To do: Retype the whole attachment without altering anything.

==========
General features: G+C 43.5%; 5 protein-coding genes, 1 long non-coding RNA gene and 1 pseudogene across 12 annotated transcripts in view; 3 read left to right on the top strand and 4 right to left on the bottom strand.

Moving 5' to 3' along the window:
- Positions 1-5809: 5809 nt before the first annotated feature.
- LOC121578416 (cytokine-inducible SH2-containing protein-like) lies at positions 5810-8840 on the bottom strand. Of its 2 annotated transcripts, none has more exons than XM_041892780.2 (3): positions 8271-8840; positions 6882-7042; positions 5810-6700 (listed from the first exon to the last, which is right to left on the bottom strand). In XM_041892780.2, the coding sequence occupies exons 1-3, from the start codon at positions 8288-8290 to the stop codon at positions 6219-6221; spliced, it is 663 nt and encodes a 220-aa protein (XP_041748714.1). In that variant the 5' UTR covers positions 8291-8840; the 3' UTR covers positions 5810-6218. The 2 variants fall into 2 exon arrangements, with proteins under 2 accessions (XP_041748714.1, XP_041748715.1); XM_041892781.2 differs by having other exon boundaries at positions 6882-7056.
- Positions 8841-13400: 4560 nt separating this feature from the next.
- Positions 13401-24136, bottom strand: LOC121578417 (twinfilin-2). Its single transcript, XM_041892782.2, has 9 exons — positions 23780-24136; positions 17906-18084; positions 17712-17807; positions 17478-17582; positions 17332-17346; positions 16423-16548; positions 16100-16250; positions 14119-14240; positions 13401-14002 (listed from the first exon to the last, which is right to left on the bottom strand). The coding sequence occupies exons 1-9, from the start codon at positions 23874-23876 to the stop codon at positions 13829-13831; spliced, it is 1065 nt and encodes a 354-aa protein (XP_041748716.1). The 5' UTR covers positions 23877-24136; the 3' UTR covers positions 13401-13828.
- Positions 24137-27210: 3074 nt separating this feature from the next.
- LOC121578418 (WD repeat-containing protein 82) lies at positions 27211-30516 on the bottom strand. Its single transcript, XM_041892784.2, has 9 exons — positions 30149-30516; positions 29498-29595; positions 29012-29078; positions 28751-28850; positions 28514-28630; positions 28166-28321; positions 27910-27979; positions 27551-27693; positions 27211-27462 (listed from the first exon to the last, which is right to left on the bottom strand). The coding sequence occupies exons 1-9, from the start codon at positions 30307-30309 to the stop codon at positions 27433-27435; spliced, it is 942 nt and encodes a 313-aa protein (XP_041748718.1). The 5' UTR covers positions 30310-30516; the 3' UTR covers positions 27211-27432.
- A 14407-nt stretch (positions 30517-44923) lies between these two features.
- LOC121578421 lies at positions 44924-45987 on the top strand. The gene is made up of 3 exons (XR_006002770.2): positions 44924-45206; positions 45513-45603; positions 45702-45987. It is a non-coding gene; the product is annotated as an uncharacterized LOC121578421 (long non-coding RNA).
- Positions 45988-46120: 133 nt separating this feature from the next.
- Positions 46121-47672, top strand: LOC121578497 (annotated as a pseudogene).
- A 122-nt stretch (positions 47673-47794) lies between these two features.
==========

General features: G+C 43.5%; 5 protein-coding genes, 1 long non-coding RNA gene and 1 pseudogene across 12 annotated transcripts in view; 3 read left to right on the top strand and 4 right to left on the bottom strand.

Moving 5' to 3' along the window:
- Positions 1-5809: 5809 nt before the first annotated feature.
- LOC121578416 (cytokine-inducible SH2-containing protein-like) lies at positions 5810-8840 on the bottom strand. Of its 2 annotated transcripts, none has more exons than XM_041892780.2 (3): positions 8271-8840; positions 6882-7042; positions 5810-6700 (listed from the first exon to the last, which is right to left on the bottom strand). In XM_041892780.2, the coding sequence occupies exons 1-3, from the start codon at positions 8288-8290 to the stop codon at positions 6219-6221; spliced, it is 663 nt and encodes a 220-aa protein (XP_041748714.1). In that variant the 5' UTR covers positions 8291-8840; the 3' UTR covers positions 5810-6218. The 2 variants fall into 2 exon arrangements, with proteins under 2 accessions (XP_041748714.1, XP_041748715.1); XM_041892781.2 differs by having other exon boundaries at positions 6882-7056.
- Positions 8841-13400: 4560 nt separating this feature from the next.
- Positions 13401-24136, bottom strand: LOC121578417 (twinfilin-2). Its single transcript, XM_041892782.2, has 9 exons — positions 23780-24136; positions 17906-18084; positions 17712-17807; positions 17478-17582; positions 17332-17346; positions 16423-16548; positions 16100-16250; positions 14119-14240; positions 13401-14002 (listed from the first exon to the last, which is right to left on the bottom strand). The coding sequence occupies exons 1-9, from the start codon at positions 23874-23876 to the stop codon at positions 13829-13831; spliced, it is 1065 nt and encodes a 354-aa protein (XP_041748716.1). The 5' UTR covers positions 23877-24136; the 3' UTR covers positions 13401-13828.
- Positions 24137-27210: 3074 nt separating this feature from the next.
- LOC121578418 (WD repeat-containing protein 82) lies at positions 27211-30516 on the bottom strand. Its single transcript, XM_041892784.2, has 9 exons — positions 30149-30516; positions 29498-29595; positions 29012-29078; positions 28751-28850; positions 28514-28630; positions 28166-28321; positions 27910-27979; positions 27551-27693; positions 27211-27462 (listed from the first exon to the last, which is right to left on the bottom strand). The coding sequence occupies exons 1-9, from the start codon at positions 30307-30309 to the stop codon at positions 27433-27435; spliced, it is 942 nt and encodes a 313-aa protein (XP_041748718.1). The 5' UTR covers positions 30310-30516; the 3' UTR covers positions 27211-27432.
- A 14407-nt stretch (positions 30517-44923) lies between these two features.
- LOC121578421 lies at positions 44924-45987 on the top strand. The gene is made up of 3 exons (XR_006002770.2): positions 44924-45206; positions 45513-45603; positions 45702-45987. It is a non-coding gene; the product is annotated as an uncharacterized LOC121578421 (long non-coding RNA).
- Positions 45988-46120: 133 nt separating this feature from the next.
- Positions 46121-47672, top strand: LOC121578497 (annotated as a pseudogene).
- A 122-nt stretch (positions 47673-47794) lies between these two features.